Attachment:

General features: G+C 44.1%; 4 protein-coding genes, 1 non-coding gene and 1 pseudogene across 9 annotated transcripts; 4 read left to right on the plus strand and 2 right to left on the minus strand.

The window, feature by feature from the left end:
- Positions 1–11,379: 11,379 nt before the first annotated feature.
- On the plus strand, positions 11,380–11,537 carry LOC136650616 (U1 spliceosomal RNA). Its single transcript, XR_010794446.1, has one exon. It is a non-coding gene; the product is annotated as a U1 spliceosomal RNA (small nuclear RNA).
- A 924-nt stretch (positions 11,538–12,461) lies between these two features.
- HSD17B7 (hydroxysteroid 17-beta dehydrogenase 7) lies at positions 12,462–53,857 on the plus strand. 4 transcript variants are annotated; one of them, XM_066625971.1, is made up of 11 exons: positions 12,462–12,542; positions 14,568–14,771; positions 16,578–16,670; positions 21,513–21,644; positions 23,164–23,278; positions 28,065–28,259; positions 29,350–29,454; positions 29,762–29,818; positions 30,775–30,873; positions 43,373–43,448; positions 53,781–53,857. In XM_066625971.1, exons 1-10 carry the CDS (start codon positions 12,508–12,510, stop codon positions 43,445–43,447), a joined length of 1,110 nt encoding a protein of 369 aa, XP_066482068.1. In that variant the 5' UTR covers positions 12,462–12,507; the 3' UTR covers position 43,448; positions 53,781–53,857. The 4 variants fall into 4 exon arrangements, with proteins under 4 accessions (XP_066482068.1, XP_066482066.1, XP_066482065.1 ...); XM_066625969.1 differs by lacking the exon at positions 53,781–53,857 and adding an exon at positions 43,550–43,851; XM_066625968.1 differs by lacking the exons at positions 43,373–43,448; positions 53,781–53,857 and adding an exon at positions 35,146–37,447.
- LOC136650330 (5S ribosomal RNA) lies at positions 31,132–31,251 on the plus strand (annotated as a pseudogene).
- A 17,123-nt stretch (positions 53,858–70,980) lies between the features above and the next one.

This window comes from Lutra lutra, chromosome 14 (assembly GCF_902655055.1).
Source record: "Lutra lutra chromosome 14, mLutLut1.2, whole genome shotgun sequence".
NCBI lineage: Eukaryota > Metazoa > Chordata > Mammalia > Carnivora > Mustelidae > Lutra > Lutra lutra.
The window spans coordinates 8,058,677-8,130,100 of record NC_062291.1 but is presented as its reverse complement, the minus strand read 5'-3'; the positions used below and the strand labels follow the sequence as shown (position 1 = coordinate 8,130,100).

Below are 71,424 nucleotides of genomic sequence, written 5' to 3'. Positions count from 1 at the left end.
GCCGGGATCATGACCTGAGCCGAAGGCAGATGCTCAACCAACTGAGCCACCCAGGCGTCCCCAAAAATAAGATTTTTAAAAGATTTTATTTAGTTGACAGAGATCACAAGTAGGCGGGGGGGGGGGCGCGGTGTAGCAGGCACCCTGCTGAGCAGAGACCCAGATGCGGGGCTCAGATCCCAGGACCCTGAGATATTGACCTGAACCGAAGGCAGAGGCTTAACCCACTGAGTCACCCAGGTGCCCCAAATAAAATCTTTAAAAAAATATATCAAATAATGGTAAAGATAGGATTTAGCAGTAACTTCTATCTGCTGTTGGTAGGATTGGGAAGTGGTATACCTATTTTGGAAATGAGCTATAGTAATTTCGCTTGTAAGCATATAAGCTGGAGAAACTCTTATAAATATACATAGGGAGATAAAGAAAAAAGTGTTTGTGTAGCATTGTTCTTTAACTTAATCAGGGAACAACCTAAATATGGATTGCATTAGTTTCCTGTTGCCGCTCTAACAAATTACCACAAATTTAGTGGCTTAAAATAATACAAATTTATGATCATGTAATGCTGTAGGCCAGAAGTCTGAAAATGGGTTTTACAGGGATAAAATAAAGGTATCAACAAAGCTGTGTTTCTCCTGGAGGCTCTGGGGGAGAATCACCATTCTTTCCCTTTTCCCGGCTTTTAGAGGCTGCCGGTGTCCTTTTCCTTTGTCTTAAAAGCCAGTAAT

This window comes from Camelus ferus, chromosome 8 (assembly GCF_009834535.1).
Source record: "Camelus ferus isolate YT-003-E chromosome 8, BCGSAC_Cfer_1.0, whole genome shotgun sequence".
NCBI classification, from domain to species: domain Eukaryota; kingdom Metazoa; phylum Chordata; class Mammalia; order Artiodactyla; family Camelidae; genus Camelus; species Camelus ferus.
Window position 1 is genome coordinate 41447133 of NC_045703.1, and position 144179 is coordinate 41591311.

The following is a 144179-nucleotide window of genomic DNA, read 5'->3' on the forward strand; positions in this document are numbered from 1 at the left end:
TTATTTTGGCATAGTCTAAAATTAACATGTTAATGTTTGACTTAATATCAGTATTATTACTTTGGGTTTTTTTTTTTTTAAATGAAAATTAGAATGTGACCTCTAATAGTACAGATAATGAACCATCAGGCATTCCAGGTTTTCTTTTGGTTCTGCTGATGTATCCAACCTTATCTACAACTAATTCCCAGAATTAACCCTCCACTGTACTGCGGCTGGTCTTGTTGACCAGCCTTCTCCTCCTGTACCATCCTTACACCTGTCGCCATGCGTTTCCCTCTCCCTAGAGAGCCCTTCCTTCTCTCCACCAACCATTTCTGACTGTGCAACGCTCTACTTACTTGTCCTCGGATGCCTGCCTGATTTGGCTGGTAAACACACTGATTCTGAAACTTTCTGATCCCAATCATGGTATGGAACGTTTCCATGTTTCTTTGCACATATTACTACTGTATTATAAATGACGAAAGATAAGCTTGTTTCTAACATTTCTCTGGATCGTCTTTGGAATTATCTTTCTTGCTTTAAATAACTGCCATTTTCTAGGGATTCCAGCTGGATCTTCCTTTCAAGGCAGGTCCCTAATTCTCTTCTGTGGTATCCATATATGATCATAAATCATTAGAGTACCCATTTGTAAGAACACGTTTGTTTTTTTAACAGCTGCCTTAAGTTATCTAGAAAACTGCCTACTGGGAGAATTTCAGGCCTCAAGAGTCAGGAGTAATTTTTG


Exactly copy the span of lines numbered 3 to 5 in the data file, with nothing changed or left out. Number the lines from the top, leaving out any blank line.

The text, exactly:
- Positions 1–11,379: 11,379 nt before the first annotated feature.
- On the plus strand, positions 11,380–11,537 carry LOC136650616 (U1 spliceosomal RNA). Its single transcript, XR_010794446.1, has one exon. It is a non-coding gene; the product is annotated as a U1 spliceosomal RNA (small nuclear RNA).
- A 924-nt stretch (positions 11,538–12,461) lies between these two features.